MP of Bow River Martin Shields rose to address the financial pressure that the carbon tax is inflicting onto farmers on April 27.
“The initial question I asked had to do with an agricultural issue, and I would like to continue along that theme,” said Shields. “The president of the Western Canadian Wheat Growers Association recently stated, ‘Absolutely we are unfairly targeted because we are a primary producer have no way of dealing with the carbon tax.... It is a pure cost to us, and there isn’t really a way for us to become more efficient.’ That is the problem our agriculture producers face. It is not only the carbon tax, but also the carbon tax that is applied to truckers, to rail and to the moorage of the ships parked in the harbour waiting to be loaded. All of those taxes are downloaded back to the primary producer, the farmer, the agricultural producer, who has no way to recover against those costs.”
Shields went on to discuss how this financial burden on farmers is only going to increase.
“Recently, there was a 25 per cent increase in the carbon tax. That is a huge add-on to our agricultural producers,” he said. “To get specific, in my riding, where we have huge irrigation districts, this is a cost that affects that irrigation. It is millions of dollars if we look at all of the irrigation districts, but particularly for the four largest ones in my riding, it is a significant cost. This is money that leaves the communities and the producers and is not returned in a rebate. That is the percentage that is not returned, the millions of dollars paid to provide that irrigation.”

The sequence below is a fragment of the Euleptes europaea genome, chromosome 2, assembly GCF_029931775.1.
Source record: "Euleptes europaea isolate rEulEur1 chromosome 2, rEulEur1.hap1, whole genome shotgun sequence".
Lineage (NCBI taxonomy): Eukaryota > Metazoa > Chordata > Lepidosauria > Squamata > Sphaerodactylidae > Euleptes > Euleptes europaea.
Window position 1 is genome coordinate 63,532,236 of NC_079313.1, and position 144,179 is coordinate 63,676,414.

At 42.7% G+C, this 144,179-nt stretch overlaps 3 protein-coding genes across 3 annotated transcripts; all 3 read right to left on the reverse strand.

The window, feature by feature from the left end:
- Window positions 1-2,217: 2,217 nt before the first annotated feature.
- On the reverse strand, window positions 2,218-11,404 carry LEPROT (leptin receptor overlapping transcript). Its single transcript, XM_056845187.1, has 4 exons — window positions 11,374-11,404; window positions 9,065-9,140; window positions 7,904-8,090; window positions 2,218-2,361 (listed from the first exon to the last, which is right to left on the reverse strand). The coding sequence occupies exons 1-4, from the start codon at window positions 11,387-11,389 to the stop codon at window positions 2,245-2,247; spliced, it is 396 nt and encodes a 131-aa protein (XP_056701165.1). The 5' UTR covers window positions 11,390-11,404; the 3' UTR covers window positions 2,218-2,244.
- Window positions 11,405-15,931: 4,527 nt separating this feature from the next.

To highlight this issue, Shields discussed how important the agricultural sector is to Alberta‘s finances, and how they have not been receiving any benefits for what they’ve done to reduce carbon emissions.
“As well, four per cent of the arable land in Alberta produces 29 per cent of the agricultural production of the GDP in Alberta, which is huge, but their increased costs are also huge,” Shields said. “We have the most significantly efficient high-producing agricultural producers in Canada, but what they do not get credit for is the 384 billion tonnes of carbon they store in the soil. They use practices that keep improving the storage of carbon, but they get no credit for it.”
Shield proceeded to discuss a solution that the government could take to help alleviate the financial burdens that the carbon tax is putting onto farmers.
“A private member’s bill from a member in our caucus, Bill C-234, is moving forward on exempting farm fuels from the carbon tax,” he said. “That would be the first step. Then we get to the issue of fertilizer. Agricultural producers work very hard on the four Rs: right source, right rain, right time and right place. They are getting incredibly efficient at it. The fertilizer industry contributes $23 billion annually to Canada’s economy. That is 76,000 jobs. Now the government is talking about reducing the use of fertilizer by 30 per cent, without a benchmark. Farmers do not want to buy fertilizer that is not needed. It is very expensive and harder to get.”
Shields then discuss just how important agriculture is to Canada’s economy.
“Agriculture employs 2.1 million people and gen- erates $139 billion of Canada’s GDP,” said Shields. “By continuing to go after those things that increase production, which we are going to need in this world, Canadian farmers, who are the most efficient, the best equipped and the best at it, will not be support- ed by this, which is a challenge for the agricultural producers in our country.”
MP of Scarborough—Rouge Park, ON, Gary Anandasangaree, also the parliamentary secretary to the minister of Justice and attorney general of Canada, replied to Shields statement.
“The pressures created by supply chain disruptions and by the shift from buying services to buying goods are real,” said Anadasangaree. “We are monitoring that situation very closely. As it relates to inflation, there are other structural costs that make life less affordable for Canadian families, and chief among them are housing and child care. That is why our government has a robust national housing strategy and a child care plan that is covering Canadians from coast to coast to coast. The average Alberta family will save $5,600 this year.”
Anandasangaree than spoke on the problem of inflation.